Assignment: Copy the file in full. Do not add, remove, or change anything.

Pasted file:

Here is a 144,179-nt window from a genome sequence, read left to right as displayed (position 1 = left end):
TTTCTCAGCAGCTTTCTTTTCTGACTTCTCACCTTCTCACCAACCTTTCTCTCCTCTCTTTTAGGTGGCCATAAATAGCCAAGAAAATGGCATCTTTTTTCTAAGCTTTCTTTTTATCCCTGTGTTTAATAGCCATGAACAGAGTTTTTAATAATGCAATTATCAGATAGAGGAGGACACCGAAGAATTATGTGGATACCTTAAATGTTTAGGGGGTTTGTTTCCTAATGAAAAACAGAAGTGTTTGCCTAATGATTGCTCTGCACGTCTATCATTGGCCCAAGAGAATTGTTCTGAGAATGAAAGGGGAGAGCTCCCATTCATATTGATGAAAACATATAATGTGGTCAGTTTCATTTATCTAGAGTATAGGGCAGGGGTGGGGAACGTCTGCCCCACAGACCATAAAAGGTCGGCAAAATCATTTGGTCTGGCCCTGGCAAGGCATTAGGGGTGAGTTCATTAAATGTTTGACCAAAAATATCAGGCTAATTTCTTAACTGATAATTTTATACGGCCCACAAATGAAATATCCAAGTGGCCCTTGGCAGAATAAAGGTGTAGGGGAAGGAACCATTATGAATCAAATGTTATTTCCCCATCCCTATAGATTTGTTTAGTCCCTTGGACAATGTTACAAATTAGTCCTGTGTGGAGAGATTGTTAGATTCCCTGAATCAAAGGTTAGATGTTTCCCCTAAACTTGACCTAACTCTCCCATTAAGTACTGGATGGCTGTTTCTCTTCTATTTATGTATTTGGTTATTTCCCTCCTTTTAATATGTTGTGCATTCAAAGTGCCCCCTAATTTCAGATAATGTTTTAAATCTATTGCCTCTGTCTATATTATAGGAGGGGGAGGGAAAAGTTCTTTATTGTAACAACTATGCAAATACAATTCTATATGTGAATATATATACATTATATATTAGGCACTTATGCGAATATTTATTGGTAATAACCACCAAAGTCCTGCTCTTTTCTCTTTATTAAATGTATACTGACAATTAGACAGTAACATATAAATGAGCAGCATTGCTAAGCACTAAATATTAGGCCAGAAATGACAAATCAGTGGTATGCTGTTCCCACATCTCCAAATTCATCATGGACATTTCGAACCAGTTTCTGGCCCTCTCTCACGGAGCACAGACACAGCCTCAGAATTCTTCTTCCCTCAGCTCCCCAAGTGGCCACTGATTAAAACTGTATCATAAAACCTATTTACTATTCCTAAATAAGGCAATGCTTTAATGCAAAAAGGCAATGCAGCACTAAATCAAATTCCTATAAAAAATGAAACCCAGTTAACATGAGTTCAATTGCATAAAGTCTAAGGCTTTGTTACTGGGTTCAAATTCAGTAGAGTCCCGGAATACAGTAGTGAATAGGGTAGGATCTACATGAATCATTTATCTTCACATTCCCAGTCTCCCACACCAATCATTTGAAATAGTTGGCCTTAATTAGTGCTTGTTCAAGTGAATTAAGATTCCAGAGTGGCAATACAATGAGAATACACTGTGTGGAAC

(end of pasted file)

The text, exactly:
Here is a 144,179-nt window from a genome sequence, read left to right as displayed (position 1 = left end):
TTTCTCAGCAGCTTTCTTTTCTGACTTCTCACCTTCTCACCAACCTTTCTCTCCTCTCTTTTAGGTGGCCATAAATAGCCAAGAAAATGGCATCTTTTTTCTAAGCTTTCTTTTTATCCCTGTGTTTAATAGCCATGAACAGAGTTTTTAATAATGCAATTATCAGATAGAGGAGGACACCGAAGAATTATGTGGATACCTTAAATGTTTAGGGGGTTTGTTTCCTAATGAAAAACAGAAGTGTTTGCCTAATGATTGCTCTGCACGTCTATCATTGGCCCAAGAGAATTGTTCTGAGAATGAAAGGGGAGAGCTCCCATTCATATTGATGAAAACATATAATGTGGTCAGTTTCATTTATCTAGAGTATAGGGCAGGGGTGGGGAACGTCTGCCCCACAGACCATAAAAGGTCGGCAAAATCATTTGGTCTGGCCCTGGCAAGGCATTAGGGGTGAGTTCATTAAATGTTTGACCAAAAATATCAGGCTAATTTCTTAACTGATAATTTTATACGGCCCACAAATGAAATATCCAAGTGGCCCTTGGCAGAATAAAGGTGTAGGGGAAGGAACCATTATGAATCAAATGTTATTTCCCCATCCCTATAGATTTGTTTAGTCCCTTGGACAATGTTACAAATTAGTCCTGTGTGGAGAGATTGTTAGATTCCCTGAATCAAAGGTTAGATGTTTCCCCTAAACTTGACCTAACTCTCCCATTAAGTACTGGATGGCTGTTTCTCTTCTATTTATGTATTTGGTTATTTCCCTCCTTTTAATATGTTGTGCATTCAAAGTGCCCCCTAATTTCAGATAATGTTTTAAATCTATTGCCTCTGTCTATATTATAGGAGGGGGAGGGAAAAGTTCTTTATTGTAACAACTATGCAAATACAATTCTATATGTGAATATATATACATTATATATTAGGCACTTATGCGAATATTTATTGGTAATAACCACCAAAGTCCTGCTCTTTTCTCTTTATTAAATGTATACTGACAATTAGACAGTAACATATAAATGAGCAGCATTGCTAAGCACTAAATATTAGGCCAGAAATGACAAATCAGTGGTATGCTGTTCCCACATCTCCAAATTCATCATGGACATTTCGAACCAGTTTCTGGCCCTCTCTCACGGAGCACAGACACAGCCTCAGAATTCTTCTTCCCTCAGCTCCCCAAGTGGCCACTGATTAAAACTGTATCATAAAACCTATTTACTATTCCTAAATAAGGCAATGCTTTAATGCAAAAAGGCAATGCAGCACTAAATCAAATTCCTATAAAAAATGAAACCCAGTTAACATGAGTTCAATTGCATAAAGTCTAAGGCTTTGTTACTGGGTTCAAATTCAGTAGAGTCCCGGAATACAGTAGTGAATAGGGTAGGATCTACATGAATCATTTATCTTCACATTCCCAGTCTCCCACACCAATCATTTGAAATAGTTGGCCTTAATTAGTGCTTGTTCAAGTGAATTAAGATTCCAGAGTGGCAATACAATGAGAATACACTGTGTGGAAC